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  5. You can have fallen angels (satan), so why not fallen saints? Unless I'm misunderstanding the nature of them in this case.

    In the earliest days I loved to have gods be more involved in things, but I never had characters need to face off against them in combat. I never had characters get beyond 12th level or so in my games (always itching to do new campaigns with new characters) so they never got powerful enough to fight gods, outside of minor types that the likes of Conan or Fafherd and Mouster might face (I did not read Elric when I was very young otherwise I might have been more into the fighting of bigger dieties).

    But gods appearing before characters or sending agents or avatars was common in those wild and wooley early games. I even allowed last ditch divine interventions for all characters. Fall off a cliff to certain doom, and you could ask a god for help and have a very minor chance of help. I don't recall specifics, but it was something like level plus charisma or something on a percentile die. If he saves you, you now serve him (possibly changing your alignment).

    I have much less god involvement in my campaigns nowadays. But I have to say, I love going through the god books and looking at stats and such just for fun.

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  6. I always thought that the main reason for Gods, Demi-Gods, and Heroes was simply to provide fodder for the Gate spell. [Maybe it was the large number of the descriptions that began "[Name of god] appears as a..."] Looked at in that way, the ability descriptions do make a certain sense, portraying not so much the god but an avatar of what the deity represents from the myths from which they are drawn. [In a similar way that the Gate spell could later be used to summon completely mythical heroes from the "Giants of the Earth" series in The Dragon.]

    On the other hand Deities and Demigods was much more of a monster manual for deities. They had a defined place where they could be encountered. They had worshippers and clerics and all the impediments of religion. A Gate spell could still summon them, but it summoned they from their home plane. They are deities, rather than creatures drawn from the myths that give them shape.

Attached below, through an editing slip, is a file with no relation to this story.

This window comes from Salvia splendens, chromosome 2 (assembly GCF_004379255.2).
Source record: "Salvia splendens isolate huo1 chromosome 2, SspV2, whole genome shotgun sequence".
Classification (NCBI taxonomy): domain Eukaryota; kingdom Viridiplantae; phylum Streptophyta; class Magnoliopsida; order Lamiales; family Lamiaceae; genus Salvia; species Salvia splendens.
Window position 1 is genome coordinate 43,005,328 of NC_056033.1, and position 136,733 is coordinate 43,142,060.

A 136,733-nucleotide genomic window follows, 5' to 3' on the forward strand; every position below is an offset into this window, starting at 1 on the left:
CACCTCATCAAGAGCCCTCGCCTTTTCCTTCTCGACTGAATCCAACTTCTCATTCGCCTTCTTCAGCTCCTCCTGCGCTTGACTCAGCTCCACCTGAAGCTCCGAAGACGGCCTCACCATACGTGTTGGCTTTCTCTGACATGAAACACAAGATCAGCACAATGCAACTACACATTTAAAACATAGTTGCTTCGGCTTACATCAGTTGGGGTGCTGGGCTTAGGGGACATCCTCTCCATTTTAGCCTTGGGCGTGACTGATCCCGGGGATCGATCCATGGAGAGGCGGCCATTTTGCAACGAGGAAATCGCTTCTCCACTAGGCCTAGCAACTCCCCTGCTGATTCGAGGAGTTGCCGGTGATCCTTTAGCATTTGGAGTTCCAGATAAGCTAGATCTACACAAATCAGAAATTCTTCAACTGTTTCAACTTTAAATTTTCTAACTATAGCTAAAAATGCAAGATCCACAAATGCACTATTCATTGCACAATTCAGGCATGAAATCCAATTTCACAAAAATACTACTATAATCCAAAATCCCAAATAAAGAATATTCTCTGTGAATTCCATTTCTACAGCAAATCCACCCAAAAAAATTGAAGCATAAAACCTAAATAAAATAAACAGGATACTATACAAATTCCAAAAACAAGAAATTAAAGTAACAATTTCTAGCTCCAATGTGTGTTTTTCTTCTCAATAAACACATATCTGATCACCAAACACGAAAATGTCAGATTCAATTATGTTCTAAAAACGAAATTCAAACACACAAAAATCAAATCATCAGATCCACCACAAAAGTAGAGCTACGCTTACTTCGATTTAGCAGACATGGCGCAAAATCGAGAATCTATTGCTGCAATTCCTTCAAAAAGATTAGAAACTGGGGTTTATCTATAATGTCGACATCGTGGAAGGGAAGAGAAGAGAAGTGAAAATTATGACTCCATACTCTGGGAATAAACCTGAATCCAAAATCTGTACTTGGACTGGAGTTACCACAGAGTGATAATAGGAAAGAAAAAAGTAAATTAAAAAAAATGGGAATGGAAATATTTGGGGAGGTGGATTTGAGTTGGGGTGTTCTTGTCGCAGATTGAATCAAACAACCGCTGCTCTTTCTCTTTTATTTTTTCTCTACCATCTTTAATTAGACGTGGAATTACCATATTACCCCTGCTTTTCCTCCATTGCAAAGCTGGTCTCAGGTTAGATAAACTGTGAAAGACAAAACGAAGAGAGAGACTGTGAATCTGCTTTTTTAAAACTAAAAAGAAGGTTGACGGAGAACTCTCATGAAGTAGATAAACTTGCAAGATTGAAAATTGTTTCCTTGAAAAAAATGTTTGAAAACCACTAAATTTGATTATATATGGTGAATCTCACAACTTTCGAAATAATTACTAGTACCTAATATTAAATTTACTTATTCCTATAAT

So in OD&D you aren't actually summoning a god with the gate spell. You are summoning an "ultrapowerful" character from the mythic structure that contains the god. In AD&D on the other hand, you are summoning the god.

    Does that make sense?

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  7. Two points:

    First, articles like the ones reference just highlight the absurdity of alignment systems. Francis of Assisi was a saint, no doubt, but in his lifetime he attacked the church for putting bureaucracy over salvation, refused to organize his followers and condemned nobles and nations as distractions from God. What alignment would he be? Likewise, Mother Theresa is on the fast-track for sainthood, but it is well known that her hospital deliberately refused pain medication because Theresa believed that pain and suffering were needed for redemption. How do you pigeon-hole someone who dedicates her life to helping the poor but allows suffering?

    Secondly, the articles show a poor understanding of sainthood in the early Christian church. Moving from a polytheistic tradition to monotheism was unsettling to people used to having city and household gods. So the church co-opted them. They created stories of great saint and martyrs and began giving them roles as intercessors. Saints were demi-gods, with specific portfolios and altars dedicated to them. So even in a setting with multiple deities, it would make sense for the gods to have a line of "customer service reps" to handle the lower-level prayers and requests for spells.

    Which is why I really liked the concept of clerical domains. The God of War could have War, Strength, Nobility, Glory, and Destruction as his Domains. A cleric would chose two of these. A cleric who chose War and Destruction would follow a very different cult than the cleric who chose Nobility and Glory.

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  8. One thing I find amusing is the DDG introduction to the Indian Mythos, which has a cautionary note like: "This mythos is unique in using the concept of an 'avatar' which will be very foreign and hard to understand by most D&D players" -- the idea having then been spilled over to many people's general ideas of gods, other pantheons, earlier works, video games, movies, and basically everywhere in our culture now.

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  9. Although I agree with James, it all started with Vancian faith healing and miracles.

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  10. In the instance of St. Francis and Mother T:

    If we are to assume that both "characters" were lawful good, it can be assumed that they had their own personal code that they would never violate, and this could run contradictory to the over-arching ministrations of existing institutions.